On to a different dance: Samridhi had been wanting to throw me a bachelorette for several months now. And after much discussion (as always), we finally went out partying on a Tuesday night. Now people (read: the husband) joked that my party was with cousins but the reality was that it was so much fun that he was actually jealous. Daksh came straight from the airport. Bhrigu laughed that all we needed to ease Daksh’s stag entry was him in three-fourths and chappals. Yeah, we don’t tend to plan too far in advance as a family. But it was a success, I was happy high, and these guys even bought me a dil-shaped balloon – well, I insisted – before we headed home.
I must note upfront that the wedding seemed to be the perfect extended event for selfies. I still cannot believe the number of selfies that emerged from that week of festivities. I guess I should just attribute it to the number of occasions people got to dress up or party or plain goof around, and leave it at that. No, it was mind boggling.
|Just a sample|
The other thing I must note is the number of people who travelled for the wedding. Some did it for me, some did it for my parents and some did it for an India experience. But it’s amazing how many of them did it and they surely made me feel special. Which brings me to the other point about feeling special. Now you know that as much as I enjoy attention in general, being at the centre of things is not quite my thing. So it sounded odd when people said things such as, “everyone will do what you want to do”, “we can do whatever you like”, and so on. In retrospect, I liked it.
Coming back to the events. Chetak’s family was to come home to give my mehendi a day before I was scheduled to get it done. It was a small affair at home, followed by a dramatic evening at Nehru Place. I was originally scheduled to go to a salon to get some basic ‘pre-bridal’ things done but turned out there was finally a decision on my UK visa. So Bhaiya and I went, did a lot of waiting until I was finally handed my envelope. I had decided to keep it a surprise for Chetak and he clearly can be as bad as me at receiving them. The initial reaction from clueless him was quite dull.
The next day was relaxed (mostly). The Sangeet was scheduled for the evening. We got a little late in getting to the venue and I waited in a little room with some of the friends and cousins while the initial sagan ceremonies went on outside. Before that, Chetak and I did a final rehearsal of our dance. Yes, I never thought I’d do it, but I did dance at my own wedding. In front of all those guests. It didn’t matter much because I don’t even know who all except my close family and friends were at the event. I vaguely remember everyone cheering us on – the video certainly helped me live that moment better.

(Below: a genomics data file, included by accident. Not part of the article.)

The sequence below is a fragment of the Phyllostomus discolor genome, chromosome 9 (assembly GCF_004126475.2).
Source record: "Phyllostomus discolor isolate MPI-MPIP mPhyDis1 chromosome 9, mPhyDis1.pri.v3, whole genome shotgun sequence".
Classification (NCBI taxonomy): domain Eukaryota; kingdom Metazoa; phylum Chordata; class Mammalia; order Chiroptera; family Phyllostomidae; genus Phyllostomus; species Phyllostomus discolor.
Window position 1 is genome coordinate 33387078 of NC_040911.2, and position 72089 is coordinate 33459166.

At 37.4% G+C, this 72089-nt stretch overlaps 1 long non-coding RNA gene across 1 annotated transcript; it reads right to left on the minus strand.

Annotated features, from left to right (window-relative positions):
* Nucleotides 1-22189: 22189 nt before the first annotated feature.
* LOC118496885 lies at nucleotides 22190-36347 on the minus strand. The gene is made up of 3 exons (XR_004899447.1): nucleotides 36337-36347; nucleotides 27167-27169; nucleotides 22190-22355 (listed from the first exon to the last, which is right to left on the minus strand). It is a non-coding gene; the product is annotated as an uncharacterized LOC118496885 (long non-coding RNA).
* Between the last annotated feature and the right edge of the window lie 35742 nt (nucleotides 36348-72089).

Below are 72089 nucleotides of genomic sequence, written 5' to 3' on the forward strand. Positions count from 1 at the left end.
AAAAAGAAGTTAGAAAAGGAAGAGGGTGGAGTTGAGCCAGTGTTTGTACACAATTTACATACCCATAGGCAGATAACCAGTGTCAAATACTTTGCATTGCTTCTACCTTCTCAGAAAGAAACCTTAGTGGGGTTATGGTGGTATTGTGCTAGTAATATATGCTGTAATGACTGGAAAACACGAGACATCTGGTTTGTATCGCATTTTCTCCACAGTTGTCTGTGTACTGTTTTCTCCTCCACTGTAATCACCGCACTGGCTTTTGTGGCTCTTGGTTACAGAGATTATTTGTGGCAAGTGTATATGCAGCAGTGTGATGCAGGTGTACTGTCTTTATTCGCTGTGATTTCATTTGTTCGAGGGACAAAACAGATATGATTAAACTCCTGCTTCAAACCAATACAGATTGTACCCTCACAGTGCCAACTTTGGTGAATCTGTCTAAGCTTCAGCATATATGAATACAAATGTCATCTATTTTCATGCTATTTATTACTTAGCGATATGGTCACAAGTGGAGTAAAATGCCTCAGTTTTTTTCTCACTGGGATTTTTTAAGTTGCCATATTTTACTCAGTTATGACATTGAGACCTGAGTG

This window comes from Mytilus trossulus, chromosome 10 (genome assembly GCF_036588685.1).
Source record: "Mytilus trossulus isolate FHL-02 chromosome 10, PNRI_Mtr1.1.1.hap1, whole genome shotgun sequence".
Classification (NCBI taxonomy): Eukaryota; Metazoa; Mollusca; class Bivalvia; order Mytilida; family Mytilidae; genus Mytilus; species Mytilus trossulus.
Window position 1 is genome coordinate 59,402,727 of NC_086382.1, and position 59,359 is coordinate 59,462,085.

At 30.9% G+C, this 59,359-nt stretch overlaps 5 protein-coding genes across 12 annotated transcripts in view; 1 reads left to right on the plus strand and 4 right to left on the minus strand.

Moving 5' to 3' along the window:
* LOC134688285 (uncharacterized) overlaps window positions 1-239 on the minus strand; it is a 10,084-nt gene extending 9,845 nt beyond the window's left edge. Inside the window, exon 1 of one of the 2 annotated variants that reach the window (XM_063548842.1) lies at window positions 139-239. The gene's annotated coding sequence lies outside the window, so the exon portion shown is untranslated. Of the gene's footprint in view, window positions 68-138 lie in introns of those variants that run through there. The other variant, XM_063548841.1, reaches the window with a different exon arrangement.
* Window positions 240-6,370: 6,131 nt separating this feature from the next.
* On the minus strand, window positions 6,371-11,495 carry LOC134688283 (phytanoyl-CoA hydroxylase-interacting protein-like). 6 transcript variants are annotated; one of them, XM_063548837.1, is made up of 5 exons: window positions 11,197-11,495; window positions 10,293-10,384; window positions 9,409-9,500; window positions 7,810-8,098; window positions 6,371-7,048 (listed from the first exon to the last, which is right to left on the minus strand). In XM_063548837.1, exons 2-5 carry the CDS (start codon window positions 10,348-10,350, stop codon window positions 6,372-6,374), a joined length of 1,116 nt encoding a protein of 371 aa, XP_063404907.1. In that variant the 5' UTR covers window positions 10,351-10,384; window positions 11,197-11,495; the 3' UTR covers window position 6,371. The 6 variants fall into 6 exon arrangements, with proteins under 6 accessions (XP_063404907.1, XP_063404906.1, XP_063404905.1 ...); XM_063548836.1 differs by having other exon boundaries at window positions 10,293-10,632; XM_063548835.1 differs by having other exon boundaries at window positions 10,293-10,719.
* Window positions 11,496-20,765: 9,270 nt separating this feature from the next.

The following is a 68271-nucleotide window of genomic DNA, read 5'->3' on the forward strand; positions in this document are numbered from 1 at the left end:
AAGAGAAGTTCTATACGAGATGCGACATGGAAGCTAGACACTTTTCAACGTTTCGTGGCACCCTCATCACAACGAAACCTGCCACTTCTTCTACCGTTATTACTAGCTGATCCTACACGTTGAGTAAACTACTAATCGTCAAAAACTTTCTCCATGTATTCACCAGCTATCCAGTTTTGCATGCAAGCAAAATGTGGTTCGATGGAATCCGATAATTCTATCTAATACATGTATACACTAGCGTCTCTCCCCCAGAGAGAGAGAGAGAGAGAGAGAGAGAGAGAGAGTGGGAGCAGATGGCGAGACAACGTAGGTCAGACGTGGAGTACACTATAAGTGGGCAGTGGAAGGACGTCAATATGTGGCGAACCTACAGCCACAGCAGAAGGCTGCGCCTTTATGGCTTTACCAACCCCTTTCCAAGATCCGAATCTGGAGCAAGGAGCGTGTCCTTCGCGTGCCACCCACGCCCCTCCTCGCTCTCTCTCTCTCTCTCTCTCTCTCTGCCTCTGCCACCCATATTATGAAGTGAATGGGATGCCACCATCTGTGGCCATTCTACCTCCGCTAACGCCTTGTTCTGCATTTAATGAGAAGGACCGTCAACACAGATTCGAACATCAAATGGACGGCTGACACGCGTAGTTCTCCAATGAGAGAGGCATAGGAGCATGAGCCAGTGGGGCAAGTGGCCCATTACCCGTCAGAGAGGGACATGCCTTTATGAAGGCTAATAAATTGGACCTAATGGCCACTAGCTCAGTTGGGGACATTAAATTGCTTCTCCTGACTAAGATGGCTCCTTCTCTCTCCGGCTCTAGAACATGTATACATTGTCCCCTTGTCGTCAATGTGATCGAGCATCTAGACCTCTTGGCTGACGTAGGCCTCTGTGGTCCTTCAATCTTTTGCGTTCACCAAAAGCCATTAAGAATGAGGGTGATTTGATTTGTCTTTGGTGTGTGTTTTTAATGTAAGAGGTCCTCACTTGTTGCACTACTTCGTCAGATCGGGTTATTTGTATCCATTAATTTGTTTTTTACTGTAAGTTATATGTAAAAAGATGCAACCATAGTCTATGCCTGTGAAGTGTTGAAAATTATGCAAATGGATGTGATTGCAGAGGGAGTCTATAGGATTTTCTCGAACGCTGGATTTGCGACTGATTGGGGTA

All the dances put together by both families were super fun as well. While Chetak’s side had been rehearsing for nearly a month, my lovelies pulled it all together in the final 2-3 days. Bhaiya actually did his bit on the afternoon of the performance. I somehow always knew that that’s how it would ultimately be, but I anyway made a WHOLE lot of effort to bring people together a few weeks in advance. Data doesn’t cost much, does it?
|Meet the boss. The family underdog.|
Let’s take a moment for this other lady who’s special for a number of reasons. For the nth time, she gets me. And she is bloody darn good at reading subliminal messages as well. So she seemed to be on auto pilot (I’m sure she wasn’t and it took a lot of work) but I didn’t have to say ANYTHING to her. She knew when she needed to pack her bags and get her ass over, when she needed to stuff food in my face and just about when she had to filter things coming my way.
Wedding day was a pain for the most part. Mom had spent early morning in the hospital. Random aunts were checking me for random things. I had developed an eye infection and a pimple. I was sleep deprived and basically grumpy. I didn’t want to spend another three hours in the salon. And I actually did message Chetak that I’d rather skip that evening than go through the entire process.
|Monica being a bit artsy|
All the smiling we had to do for pictures was literally painful. I think I was just glad someone was doing it with me. Our jaws ached. And I remember I couldn’t stop smiling even when I wanted to – the muscles froze!
It took us a few days of more small ceremonies and formalities before Chetak and I felt normal again. Honestly, I only felt completely normal after moving to London. Yes, I know that sounds odd but the first week of married life with family-in-law can only be limited-normal.
Pictures courtesy: Friends, family and Monica Moghe